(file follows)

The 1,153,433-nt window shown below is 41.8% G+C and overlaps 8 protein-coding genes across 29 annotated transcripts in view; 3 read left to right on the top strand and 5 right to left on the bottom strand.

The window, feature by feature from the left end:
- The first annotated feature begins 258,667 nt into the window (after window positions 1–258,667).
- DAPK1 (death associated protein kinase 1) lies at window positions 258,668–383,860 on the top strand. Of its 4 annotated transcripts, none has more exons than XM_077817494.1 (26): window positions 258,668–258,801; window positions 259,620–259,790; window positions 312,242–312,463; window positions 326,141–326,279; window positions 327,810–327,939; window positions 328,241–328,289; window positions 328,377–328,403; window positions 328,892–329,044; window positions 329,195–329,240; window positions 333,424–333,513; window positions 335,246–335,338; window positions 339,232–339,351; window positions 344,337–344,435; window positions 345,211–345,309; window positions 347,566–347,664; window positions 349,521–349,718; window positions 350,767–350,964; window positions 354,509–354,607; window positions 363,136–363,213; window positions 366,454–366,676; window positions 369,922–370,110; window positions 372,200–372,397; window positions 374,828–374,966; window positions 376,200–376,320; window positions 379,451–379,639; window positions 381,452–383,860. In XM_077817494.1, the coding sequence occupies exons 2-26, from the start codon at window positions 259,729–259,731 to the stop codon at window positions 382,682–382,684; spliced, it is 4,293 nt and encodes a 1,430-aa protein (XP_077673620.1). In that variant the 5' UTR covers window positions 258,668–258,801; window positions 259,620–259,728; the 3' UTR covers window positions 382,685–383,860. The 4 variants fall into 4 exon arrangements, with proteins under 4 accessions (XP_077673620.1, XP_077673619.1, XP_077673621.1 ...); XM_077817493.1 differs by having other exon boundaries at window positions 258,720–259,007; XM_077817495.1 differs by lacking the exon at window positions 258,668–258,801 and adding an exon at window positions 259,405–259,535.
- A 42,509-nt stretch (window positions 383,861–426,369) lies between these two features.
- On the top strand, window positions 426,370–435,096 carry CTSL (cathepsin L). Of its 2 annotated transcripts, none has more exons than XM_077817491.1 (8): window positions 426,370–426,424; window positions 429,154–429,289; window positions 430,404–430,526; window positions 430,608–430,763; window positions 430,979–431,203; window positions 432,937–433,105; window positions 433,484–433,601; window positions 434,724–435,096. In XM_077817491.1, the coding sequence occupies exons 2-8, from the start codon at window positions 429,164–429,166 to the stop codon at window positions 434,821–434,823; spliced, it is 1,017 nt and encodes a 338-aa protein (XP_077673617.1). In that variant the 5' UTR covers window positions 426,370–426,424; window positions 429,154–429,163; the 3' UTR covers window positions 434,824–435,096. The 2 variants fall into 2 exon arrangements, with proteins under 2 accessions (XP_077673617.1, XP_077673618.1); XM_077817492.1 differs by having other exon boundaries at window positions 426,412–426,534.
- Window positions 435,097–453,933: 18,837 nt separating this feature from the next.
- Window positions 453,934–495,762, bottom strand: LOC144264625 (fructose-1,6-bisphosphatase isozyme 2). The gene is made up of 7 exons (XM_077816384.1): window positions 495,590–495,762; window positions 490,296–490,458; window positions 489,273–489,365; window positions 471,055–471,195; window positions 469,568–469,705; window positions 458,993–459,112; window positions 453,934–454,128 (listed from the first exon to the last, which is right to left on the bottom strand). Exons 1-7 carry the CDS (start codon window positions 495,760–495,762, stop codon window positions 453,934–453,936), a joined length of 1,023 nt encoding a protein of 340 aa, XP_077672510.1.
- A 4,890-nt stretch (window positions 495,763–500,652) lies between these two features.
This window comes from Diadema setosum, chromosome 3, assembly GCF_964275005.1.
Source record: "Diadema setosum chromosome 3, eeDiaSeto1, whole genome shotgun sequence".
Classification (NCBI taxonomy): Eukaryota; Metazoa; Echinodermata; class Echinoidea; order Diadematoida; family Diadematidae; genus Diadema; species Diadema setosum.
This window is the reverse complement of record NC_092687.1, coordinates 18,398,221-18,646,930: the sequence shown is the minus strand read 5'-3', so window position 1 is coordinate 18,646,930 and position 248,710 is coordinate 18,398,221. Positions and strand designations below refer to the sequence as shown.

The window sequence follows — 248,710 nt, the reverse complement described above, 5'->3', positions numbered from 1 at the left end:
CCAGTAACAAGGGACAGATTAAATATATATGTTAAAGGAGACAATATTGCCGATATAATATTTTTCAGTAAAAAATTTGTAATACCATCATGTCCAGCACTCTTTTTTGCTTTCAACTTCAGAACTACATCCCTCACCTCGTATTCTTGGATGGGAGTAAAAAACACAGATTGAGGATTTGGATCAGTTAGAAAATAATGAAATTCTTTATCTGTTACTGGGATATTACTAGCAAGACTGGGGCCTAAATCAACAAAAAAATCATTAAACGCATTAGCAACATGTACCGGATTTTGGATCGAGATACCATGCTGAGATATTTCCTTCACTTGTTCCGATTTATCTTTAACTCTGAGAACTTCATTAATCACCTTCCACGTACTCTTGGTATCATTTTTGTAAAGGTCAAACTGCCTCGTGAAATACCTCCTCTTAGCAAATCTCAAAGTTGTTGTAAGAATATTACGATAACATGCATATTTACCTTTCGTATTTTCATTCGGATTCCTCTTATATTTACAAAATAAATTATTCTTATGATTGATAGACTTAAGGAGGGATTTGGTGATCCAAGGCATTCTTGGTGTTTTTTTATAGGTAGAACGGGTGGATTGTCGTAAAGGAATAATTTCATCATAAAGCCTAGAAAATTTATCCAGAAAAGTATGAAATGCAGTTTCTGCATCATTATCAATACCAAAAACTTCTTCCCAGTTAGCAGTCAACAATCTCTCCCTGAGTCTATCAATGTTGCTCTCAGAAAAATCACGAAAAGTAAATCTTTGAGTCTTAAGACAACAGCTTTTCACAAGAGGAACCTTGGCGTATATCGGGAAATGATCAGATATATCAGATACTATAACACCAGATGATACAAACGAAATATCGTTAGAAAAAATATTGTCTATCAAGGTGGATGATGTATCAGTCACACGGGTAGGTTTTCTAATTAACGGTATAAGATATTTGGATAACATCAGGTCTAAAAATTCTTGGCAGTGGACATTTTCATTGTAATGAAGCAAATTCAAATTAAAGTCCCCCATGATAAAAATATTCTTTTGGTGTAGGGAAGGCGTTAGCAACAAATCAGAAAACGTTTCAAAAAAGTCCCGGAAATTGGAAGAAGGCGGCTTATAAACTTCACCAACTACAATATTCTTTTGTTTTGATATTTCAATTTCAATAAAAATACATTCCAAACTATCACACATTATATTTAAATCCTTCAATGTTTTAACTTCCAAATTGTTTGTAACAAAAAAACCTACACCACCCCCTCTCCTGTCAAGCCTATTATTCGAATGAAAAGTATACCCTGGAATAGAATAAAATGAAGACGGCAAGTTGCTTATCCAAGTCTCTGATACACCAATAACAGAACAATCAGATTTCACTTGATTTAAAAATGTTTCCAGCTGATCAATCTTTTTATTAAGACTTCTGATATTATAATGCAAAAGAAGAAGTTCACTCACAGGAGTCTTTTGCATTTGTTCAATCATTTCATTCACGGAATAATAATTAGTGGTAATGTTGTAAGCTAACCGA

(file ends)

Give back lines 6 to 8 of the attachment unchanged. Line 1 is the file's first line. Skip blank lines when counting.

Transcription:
- On the top strand, window positions 426,370–435,096 carry CTSL (cathepsin L). Of its 2 annotated transcripts, none has more exons than XM_077817491.1 (8): window positions 426,370–426,424; window positions 429,154–429,289; window positions 430,404–430,526; window positions 430,608–430,763; window positions 430,979–431,203; window positions 432,937–433,105; window positions 433,484–433,601; window positions 434,724–435,096. In XM_077817491.1, the coding sequence occupies exons 2-8, from the start codon at window positions 429,164–429,166 to the stop codon at window positions 434,821–434,823; spliced, it is 1,017 nt and encodes a 338-aa protein (XP_077673617.1). In that variant the 5' UTR covers window positions 426,370–426,424; window positions 429,154–429,163; the 3' UTR covers window positions 434,824–435,096. The 2 variants fall into 2 exon arrangements, with proteins under 2 accessions (XP_077673617.1, XP_077673618.1); XM_077817492.1 differs by having other exon boundaries at window positions 426,412–426,534.
- Window positions 435,097–453,933: 18,837 nt separating this feature from the next.
- Window positions 453,934–495,762, bottom strand: LOC144264625 (fructose-1,6-bisphosphatase isozyme 2). The gene is made up of 7 exons (XM_077816384.1): window positions 495,590–495,762; window positions 490,296–490,458; window positions 489,273–489,365; window positions 471,055–471,195; window positions 469,568–469,705; window positions 458,993–459,112; window positions 453,934–454,128 (listed from the first exon to the last, which is right to left on the bottom strand). Exons 1-7 carry the CDS (start codon window positions 495,760–495,762, stop codon window positions 453,934–453,936), a joined length of 1,023 nt encoding a protein of 340 aa, XP_077672510.1.